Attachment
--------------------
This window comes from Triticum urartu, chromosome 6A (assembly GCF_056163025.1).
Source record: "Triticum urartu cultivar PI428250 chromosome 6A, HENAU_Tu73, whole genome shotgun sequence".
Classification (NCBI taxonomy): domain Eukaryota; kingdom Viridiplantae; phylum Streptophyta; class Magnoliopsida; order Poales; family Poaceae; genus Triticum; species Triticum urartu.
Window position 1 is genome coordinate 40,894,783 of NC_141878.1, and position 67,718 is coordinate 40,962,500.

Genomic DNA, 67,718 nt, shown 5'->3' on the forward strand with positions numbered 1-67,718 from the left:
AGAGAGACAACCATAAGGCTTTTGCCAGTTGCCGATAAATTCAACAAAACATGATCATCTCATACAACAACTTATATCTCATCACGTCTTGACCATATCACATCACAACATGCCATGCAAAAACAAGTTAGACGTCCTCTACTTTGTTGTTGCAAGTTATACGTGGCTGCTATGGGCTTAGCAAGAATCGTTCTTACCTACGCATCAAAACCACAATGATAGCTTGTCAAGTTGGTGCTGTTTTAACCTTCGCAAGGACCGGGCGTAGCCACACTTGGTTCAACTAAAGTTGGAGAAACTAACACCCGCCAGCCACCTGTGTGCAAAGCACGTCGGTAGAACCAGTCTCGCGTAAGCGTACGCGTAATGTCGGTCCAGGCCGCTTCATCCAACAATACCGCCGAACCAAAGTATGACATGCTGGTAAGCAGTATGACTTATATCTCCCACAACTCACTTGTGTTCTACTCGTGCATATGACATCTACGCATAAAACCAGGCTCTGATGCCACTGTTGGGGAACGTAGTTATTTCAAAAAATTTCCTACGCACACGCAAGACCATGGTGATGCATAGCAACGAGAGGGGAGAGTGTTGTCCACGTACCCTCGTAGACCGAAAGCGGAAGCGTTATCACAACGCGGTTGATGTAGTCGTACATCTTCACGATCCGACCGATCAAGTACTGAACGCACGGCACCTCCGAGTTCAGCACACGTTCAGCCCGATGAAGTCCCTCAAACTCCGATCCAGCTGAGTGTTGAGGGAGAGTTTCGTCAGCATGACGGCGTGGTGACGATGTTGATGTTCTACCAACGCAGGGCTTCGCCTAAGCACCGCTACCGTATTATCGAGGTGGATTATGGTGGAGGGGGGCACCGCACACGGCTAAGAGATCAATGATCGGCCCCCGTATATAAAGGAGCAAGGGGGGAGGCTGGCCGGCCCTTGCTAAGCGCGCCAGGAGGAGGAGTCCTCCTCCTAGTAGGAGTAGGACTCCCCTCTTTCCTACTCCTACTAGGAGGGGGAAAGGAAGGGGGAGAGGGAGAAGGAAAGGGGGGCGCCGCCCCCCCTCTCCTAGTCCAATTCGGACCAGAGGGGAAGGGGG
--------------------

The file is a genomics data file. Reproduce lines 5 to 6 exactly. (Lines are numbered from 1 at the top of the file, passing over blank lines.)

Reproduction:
Genomic DNA, 67,718 nt, shown 5'->3' on the forward strand with positions numbered 1-67,718 from the left:
AGAGAGACAACCATAAGGCTTTTGCCAGTTGCCGATAAATTCAACAAAACATGATCATCTCATACAACAACTTATATCTCATCACGTCTTGACCATATCACATCACAACATGCCATGCAAAAACAAGTTAGACGTCCTCTACTTTGTTGTTGCAAGTTATACGTGGCTGCTATGGGCTTAGCAAGAATCGTTCTTACCTACGCATCAAAACCACAATGATAGCTTGTCAAGTTGGTGCTGTTTTAACCTTCGCAAGGACCGGGCGTAGCCACACTTGGTTCAACTAAAGTTGGAGAAACTAACACCCGCCAGCCACCTGTGTGCAAAGCACGTCGGTAGAACCAGTCTCGCGTAAGCGTACGCGTAATGTCGGTCCAGGCCGCTTCATCCAACAATACCGCCGAACCAAAGTATGACATGCTGGTAAGCAGTATGACTTATATCTCCCACAACTCACTTGTGTTCTACTCGTGCATATGACATCTACGCATAAAACCAGGCTCTGATGCCACTGTTGGGGAACGTAGTTATTTCAAAAAATTTCCTACGCACACGCAAGACCATGGTGATGCATAGCAACGAGAGGGGAGAGTGTTGTCCACGTACCCTCGTAGACCGAAAGCGGAAGCGTTATCACAACGCGGTTGATGTAGTCGTACATCTTCACGATCCGACCGATCAAGTACTGAACGCACGGCACCTCCGAGTTCAGCACACGTTCAGCCCGATGAAGTCCCTCAAACTCCGATCCAGCTGAGTGTTGAGGGAGAGTTTCGTCAGCATGACGGCGTGGTGACGATGTTGATGTTCTACCAACGCAGGGCTTCGCCTAAGCACCGCTACCGTATTATCGAGGTGGATTATGGTGGAGGGGGGCACCGCACACGGCTAAGAGATCAATGATCGGCCCCCGTATATAAAGGAGCAAGGGGGGAGGCTGGCCGGCCCTTGCTAAGCGCGCCAGGAGGAGGAGTCCTCCTCCTAGTAGGAGTAGGACTCCCCTCTTTCCTACTCCTACTAGGAGGGGGAAAGGAAGGGGGAGAGGGAGAAGGAAAGGGGGGCGCCGCCCCCCCTCTCCTAGTCCAATTCGGACCAGAGGGGAAGGGGG